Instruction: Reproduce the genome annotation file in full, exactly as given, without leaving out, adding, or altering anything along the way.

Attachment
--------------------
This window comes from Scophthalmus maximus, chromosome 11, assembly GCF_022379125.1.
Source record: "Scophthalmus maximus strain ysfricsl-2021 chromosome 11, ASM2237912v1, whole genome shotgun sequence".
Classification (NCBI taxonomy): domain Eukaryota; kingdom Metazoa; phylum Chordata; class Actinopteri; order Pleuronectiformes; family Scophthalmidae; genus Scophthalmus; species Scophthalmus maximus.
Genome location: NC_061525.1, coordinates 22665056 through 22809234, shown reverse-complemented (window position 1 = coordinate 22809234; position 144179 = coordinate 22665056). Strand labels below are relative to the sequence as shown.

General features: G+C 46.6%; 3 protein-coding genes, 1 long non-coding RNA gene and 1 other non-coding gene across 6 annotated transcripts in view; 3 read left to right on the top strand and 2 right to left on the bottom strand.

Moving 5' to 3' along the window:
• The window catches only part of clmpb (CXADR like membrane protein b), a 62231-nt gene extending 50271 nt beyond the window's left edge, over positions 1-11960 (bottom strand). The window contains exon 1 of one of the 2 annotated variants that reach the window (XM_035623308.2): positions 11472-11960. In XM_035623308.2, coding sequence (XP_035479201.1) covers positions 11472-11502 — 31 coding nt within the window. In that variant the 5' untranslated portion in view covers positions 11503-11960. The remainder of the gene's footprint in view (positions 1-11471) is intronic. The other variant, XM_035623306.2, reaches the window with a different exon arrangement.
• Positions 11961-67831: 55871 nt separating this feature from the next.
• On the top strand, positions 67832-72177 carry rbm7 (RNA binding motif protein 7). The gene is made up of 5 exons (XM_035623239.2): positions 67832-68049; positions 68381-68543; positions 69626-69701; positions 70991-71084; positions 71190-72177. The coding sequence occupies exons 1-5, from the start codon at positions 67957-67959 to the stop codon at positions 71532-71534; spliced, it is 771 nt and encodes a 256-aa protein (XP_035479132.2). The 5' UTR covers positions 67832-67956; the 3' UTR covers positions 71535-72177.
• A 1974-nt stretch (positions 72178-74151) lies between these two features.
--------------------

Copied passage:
This window comes from Scophthalmus maximus, chromosome 11, assembly GCF_022379125.1.
Source record: "Scophthalmus maximus strain ysfricsl-2021 chromosome 11, ASM2237912v1, whole genome shotgun sequence".
Classification (NCBI taxonomy): domain Eukaryota; kingdom Metazoa; phylum Chordata; class Actinopteri; order Pleuronectiformes; family Scophthalmidae; genus Scophthalmus; species Scophthalmus maximus.
Genome location: NC_061525.1, coordinates 22665056 through 22809234, shown reverse-complemented (window position 1 = coordinate 22809234; position 144179 = coordinate 22665056). Strand labels below are relative to the sequence as shown.

General features: G+C 46.6%; 3 protein-coding genes, 1 long non-coding RNA gene and 1 other non-coding gene across 6 annotated transcripts in view; 3 read left to right on the top strand and 2 right to left on the bottom strand.

Moving 5' to 3' along the window:
• The window catches only part of clmpb (CXADR like membrane protein b), a 62231-nt gene extending 50271 nt beyond the window's left edge, over positions 1-11960 (bottom strand). The window contains exon 1 of one of the 2 annotated variants that reach the window (XM_035623308.2): positions 11472-11960. In XM_035623308.2, coding sequence (XP_035479201.1) covers positions 11472-11502 — 31 coding nt within the window. In that variant the 5' untranslated portion in view covers positions 11503-11960. The remainder of the gene's footprint in view (positions 1-11471) is intronic. The other variant, XM_035623306.2, reaches the window with a different exon arrangement.
• Positions 11961-67831: 55871 nt separating this feature from the next.
• On the top strand, positions 67832-72177 carry rbm7 (RNA binding motif protein 7). The gene is made up of 5 exons (XM_035623239.2): positions 67832-68049; positions 68381-68543; positions 69626-69701; positions 70991-71084; positions 71190-72177. The coding sequence occupies exons 1-5, from the start codon at positions 67957-67959 to the stop codon at positions 71532-71534; spliced, it is 771 nt and encodes a 256-aa protein (XP_035479132.2). The 5' UTR covers positions 67832-67956; the 3' UTR covers positions 71535-72177.
• A 1974-nt stretch (positions 72178-74151) lies between these two features.